LONDON, (Reuters) - British retail sales rose in May compared with the same month last year, helped by a recovery in the property market but still disappointing some retailers, an industry survey showed on Tuesday.
The British Retail Consortium said the value of total retail sales increased by 1.1 percent, after a 1.3 percent fall in April when the year-on-year comparison was hit by the early timing of Easter.
The BRC said furniture sales were the strongest since July of last year, excluding distortions caused by the timing of Easter. The increase reflected a recent pick-up in Britain’s housing market which last year lost some of its steam, it said.
Clothing and footwear sales fell by the most since September, hit by cool weather last month and by a surge in sales in May last year.
Food sales stabilised after a weak six months.
British consumers have helped to power the country’s economic recovery for the last two years and their spending is likely to continue with inflation around zero and wages slowly recovering from a long period of weakness.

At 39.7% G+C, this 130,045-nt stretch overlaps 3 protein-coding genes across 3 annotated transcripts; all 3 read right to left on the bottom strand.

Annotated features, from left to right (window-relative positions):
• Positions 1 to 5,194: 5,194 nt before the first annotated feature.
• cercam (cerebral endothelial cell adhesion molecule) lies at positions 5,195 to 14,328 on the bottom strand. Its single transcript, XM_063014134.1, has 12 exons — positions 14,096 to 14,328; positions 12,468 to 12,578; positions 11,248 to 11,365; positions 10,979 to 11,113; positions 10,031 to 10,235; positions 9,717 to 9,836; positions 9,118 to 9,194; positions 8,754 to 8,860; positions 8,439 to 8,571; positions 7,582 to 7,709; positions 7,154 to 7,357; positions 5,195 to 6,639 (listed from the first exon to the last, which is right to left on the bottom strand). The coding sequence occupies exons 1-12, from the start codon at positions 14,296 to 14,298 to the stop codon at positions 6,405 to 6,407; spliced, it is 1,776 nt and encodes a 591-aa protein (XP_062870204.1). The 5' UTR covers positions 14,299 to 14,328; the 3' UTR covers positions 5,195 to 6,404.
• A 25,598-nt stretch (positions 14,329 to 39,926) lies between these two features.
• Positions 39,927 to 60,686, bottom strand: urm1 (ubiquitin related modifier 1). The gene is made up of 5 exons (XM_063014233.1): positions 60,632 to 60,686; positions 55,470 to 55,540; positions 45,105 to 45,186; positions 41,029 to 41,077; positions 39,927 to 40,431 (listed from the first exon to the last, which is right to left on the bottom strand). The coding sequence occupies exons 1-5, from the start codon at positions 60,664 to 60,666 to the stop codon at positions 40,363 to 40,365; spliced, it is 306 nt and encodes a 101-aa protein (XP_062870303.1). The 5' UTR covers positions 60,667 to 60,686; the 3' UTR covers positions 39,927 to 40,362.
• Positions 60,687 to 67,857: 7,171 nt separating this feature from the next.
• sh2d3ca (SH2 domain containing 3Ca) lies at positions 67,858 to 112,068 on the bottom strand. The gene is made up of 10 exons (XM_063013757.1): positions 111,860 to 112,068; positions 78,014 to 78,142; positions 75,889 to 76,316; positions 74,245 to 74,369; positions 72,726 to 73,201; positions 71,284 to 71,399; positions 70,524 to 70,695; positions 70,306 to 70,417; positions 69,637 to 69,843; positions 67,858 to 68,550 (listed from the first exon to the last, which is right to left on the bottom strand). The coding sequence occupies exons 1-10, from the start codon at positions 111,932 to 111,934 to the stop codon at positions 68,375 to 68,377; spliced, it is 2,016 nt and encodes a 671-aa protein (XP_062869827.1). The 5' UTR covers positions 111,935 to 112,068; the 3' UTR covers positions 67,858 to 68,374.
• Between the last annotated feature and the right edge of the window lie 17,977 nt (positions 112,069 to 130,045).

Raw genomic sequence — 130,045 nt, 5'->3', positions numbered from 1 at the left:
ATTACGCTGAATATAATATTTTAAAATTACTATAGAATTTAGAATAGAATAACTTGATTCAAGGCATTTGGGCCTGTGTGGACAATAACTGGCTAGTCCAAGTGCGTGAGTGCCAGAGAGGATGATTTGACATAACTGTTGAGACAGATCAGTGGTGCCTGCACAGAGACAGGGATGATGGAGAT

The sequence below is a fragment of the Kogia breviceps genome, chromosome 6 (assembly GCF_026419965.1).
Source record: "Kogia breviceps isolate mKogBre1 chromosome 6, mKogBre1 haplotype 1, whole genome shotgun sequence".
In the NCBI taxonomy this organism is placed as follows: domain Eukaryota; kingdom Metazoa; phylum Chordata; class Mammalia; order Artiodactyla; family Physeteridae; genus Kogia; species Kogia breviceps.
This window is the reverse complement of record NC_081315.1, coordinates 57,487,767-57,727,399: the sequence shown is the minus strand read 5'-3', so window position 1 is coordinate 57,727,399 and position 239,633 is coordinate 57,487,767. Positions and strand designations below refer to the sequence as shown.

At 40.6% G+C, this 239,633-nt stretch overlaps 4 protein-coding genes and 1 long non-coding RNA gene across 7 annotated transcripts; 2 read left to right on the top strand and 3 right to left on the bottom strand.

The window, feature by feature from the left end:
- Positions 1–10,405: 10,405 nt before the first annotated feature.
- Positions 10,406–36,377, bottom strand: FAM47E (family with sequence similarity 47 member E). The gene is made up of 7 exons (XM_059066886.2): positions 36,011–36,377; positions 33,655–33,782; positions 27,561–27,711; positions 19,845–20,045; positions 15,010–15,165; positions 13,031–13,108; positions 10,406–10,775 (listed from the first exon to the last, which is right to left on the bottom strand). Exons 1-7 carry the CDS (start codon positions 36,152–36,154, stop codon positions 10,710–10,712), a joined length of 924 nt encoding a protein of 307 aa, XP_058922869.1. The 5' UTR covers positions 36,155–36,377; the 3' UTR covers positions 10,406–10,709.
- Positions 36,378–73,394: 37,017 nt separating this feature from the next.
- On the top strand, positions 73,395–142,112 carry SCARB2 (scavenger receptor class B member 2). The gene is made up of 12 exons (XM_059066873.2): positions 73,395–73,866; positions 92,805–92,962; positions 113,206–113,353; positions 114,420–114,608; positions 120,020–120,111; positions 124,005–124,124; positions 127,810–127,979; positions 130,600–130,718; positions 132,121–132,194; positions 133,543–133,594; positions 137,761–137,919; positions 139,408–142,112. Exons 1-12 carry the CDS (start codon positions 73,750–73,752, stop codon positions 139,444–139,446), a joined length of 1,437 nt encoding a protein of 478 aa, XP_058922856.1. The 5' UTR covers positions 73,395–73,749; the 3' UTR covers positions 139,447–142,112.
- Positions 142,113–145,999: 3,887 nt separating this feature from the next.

“With Easter distortions behind us, May’s retail sales figures were disappointingly flat,” David McCorquodale, head of retail at accountancy firm KPMG, which sponsors the survey.
On a so-called like-for-like basis -- a measure which strips out changes in floor space and is favoured by equity analysts -- retail spending was unchanged in May, compared with a 2.4 percent annual fall in April.
A separate survey of Britain’s retailers published in late May the Confederation of British Industry showed sales surged last month.
Reporting by William Schomberg, editing by David Milliken